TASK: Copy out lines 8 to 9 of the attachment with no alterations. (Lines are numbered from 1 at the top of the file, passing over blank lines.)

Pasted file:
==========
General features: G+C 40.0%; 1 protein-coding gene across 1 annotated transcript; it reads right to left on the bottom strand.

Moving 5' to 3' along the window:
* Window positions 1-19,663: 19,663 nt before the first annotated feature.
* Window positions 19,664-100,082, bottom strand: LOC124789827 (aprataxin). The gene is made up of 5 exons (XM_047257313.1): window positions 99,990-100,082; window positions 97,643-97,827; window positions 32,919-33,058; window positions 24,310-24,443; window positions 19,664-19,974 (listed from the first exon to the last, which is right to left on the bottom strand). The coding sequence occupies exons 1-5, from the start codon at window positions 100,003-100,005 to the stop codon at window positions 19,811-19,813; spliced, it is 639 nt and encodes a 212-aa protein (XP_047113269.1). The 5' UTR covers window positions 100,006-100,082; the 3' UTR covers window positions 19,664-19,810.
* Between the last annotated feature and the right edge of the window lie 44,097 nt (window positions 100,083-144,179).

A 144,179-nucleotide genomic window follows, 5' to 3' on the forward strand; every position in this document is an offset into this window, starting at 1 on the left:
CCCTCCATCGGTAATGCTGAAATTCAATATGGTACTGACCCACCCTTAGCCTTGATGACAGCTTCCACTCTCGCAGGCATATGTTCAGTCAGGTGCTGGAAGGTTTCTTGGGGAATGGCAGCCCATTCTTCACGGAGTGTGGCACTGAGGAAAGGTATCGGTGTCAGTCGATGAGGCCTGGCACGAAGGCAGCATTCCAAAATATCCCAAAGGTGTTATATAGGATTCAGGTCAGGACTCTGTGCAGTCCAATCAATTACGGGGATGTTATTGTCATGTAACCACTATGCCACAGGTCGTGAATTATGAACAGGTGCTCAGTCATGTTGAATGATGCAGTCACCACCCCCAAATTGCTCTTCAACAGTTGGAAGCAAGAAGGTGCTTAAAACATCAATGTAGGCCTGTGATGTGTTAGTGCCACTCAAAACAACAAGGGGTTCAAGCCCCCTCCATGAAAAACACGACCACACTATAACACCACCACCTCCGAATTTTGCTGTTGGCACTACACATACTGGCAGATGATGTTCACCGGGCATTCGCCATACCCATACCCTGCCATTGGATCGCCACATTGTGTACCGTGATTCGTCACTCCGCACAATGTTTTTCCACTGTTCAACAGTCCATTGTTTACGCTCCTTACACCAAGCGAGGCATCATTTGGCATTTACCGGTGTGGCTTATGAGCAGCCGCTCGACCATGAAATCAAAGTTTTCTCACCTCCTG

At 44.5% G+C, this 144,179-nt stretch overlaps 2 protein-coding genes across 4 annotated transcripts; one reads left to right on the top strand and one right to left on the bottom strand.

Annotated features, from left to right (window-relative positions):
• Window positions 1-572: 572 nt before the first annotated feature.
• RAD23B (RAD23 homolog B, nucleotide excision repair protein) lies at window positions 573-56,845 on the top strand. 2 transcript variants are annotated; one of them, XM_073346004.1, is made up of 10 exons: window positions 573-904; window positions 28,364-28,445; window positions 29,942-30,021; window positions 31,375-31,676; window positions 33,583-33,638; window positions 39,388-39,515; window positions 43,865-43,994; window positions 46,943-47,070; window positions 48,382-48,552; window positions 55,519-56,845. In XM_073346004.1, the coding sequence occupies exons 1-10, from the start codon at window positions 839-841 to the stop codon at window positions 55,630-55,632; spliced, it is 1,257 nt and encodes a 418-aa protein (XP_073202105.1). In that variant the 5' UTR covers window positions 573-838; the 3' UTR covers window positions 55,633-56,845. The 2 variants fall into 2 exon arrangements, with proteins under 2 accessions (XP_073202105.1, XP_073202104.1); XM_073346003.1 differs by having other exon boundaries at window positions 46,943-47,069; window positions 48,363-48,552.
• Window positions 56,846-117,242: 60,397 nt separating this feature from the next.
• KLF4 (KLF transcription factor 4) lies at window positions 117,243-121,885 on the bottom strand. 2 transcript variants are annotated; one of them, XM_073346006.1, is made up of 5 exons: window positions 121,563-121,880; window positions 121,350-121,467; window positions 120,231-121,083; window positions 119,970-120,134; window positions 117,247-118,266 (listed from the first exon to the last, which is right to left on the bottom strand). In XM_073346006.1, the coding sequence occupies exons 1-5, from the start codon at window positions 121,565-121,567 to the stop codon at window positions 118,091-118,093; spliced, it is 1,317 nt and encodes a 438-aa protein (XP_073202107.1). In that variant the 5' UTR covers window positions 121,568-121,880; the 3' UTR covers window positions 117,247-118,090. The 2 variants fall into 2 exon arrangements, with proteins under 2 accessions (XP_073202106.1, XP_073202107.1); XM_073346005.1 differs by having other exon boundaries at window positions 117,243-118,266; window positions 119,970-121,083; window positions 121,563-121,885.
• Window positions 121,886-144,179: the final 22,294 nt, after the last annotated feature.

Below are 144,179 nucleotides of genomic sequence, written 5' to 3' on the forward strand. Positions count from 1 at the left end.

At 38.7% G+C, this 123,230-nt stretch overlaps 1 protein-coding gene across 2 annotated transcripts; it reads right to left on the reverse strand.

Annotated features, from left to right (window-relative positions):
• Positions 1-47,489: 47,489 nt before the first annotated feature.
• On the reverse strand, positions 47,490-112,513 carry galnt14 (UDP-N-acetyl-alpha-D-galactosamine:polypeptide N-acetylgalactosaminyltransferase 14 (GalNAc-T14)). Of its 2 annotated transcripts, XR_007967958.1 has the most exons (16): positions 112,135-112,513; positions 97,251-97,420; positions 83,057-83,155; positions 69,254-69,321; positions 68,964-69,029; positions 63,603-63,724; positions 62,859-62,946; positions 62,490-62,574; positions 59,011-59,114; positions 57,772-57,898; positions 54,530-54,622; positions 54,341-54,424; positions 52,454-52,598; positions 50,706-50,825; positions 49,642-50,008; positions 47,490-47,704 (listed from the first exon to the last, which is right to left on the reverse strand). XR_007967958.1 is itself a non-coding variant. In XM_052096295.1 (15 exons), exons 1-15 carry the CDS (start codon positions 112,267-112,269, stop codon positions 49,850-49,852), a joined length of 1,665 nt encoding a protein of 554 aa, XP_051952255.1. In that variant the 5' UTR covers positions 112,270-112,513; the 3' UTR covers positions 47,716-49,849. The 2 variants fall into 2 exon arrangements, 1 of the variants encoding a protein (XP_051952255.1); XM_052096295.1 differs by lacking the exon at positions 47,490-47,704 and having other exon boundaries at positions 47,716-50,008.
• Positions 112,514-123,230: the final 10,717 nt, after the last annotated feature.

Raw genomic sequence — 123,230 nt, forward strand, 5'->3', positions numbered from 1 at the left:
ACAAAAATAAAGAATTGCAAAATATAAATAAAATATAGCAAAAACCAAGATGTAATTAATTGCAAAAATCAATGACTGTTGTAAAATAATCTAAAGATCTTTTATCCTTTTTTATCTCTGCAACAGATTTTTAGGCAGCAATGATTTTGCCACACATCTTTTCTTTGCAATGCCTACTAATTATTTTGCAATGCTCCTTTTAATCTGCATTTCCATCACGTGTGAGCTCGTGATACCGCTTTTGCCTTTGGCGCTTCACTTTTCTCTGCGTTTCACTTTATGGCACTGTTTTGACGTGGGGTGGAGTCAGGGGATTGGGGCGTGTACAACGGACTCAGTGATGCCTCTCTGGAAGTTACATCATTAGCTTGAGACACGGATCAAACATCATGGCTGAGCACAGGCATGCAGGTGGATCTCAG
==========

At 44.5% G+C, this 144,179-nt stretch overlaps 2 protein-coding genes across 4 annotated transcripts; one reads left to right on the top strand and one right to left on the bottom strand.

Annotated features, from left to right (window-relative positions):